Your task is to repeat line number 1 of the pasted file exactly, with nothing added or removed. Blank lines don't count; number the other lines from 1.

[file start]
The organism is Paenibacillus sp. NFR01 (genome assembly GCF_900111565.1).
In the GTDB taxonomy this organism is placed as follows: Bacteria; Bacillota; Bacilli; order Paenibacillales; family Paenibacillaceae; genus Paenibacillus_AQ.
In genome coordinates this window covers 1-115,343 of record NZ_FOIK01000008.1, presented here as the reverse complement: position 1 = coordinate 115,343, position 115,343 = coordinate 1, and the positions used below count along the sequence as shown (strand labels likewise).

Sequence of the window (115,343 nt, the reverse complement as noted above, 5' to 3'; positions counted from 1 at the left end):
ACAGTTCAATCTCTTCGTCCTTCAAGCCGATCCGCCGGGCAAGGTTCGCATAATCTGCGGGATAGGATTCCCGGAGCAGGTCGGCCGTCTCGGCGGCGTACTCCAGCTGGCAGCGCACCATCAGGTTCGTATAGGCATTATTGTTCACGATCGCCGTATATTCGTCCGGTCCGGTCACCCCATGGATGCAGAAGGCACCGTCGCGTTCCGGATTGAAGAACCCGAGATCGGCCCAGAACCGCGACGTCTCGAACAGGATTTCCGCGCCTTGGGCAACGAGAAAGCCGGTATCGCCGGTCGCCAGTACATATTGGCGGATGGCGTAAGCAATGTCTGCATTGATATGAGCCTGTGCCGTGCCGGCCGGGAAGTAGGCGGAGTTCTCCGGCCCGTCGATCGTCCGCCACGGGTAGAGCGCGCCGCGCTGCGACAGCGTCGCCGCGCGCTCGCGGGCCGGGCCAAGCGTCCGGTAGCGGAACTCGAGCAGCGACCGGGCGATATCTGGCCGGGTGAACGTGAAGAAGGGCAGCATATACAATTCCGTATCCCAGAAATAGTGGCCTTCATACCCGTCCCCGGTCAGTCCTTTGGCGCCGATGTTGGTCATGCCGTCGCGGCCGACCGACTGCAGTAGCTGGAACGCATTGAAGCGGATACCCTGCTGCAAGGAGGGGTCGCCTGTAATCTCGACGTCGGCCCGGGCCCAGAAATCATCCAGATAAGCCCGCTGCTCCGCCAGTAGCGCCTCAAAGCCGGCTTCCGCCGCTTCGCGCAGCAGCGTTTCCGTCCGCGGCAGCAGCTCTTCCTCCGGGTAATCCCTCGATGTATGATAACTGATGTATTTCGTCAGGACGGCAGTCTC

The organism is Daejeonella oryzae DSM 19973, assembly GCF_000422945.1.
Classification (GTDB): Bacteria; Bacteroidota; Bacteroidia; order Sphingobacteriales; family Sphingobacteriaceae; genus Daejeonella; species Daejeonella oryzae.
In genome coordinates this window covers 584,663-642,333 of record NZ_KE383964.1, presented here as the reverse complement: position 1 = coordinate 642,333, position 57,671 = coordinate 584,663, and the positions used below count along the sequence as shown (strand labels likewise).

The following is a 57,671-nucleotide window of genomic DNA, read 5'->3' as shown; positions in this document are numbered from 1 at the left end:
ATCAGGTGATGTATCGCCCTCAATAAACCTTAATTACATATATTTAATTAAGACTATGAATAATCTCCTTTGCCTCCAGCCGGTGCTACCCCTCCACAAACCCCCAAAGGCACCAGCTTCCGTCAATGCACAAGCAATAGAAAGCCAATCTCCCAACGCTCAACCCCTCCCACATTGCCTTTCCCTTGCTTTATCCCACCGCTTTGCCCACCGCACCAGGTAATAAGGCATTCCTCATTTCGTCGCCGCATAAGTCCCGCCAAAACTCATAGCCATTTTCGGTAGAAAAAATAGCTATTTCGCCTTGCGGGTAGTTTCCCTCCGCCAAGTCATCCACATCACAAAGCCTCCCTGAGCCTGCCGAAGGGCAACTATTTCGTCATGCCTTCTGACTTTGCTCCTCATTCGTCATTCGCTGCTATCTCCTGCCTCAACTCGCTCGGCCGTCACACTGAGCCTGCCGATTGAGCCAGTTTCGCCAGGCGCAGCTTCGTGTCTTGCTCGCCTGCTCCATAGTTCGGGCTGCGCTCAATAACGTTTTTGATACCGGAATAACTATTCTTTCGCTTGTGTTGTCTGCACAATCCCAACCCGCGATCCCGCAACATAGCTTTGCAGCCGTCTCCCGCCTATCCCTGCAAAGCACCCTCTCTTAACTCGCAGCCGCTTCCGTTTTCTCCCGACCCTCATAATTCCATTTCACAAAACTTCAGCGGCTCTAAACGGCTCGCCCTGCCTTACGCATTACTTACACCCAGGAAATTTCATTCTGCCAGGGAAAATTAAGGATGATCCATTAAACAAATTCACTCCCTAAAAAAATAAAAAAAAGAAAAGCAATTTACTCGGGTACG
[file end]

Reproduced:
The organism is Paenibacillus sp. NFR01 (genome assembly GCF_900111565.1).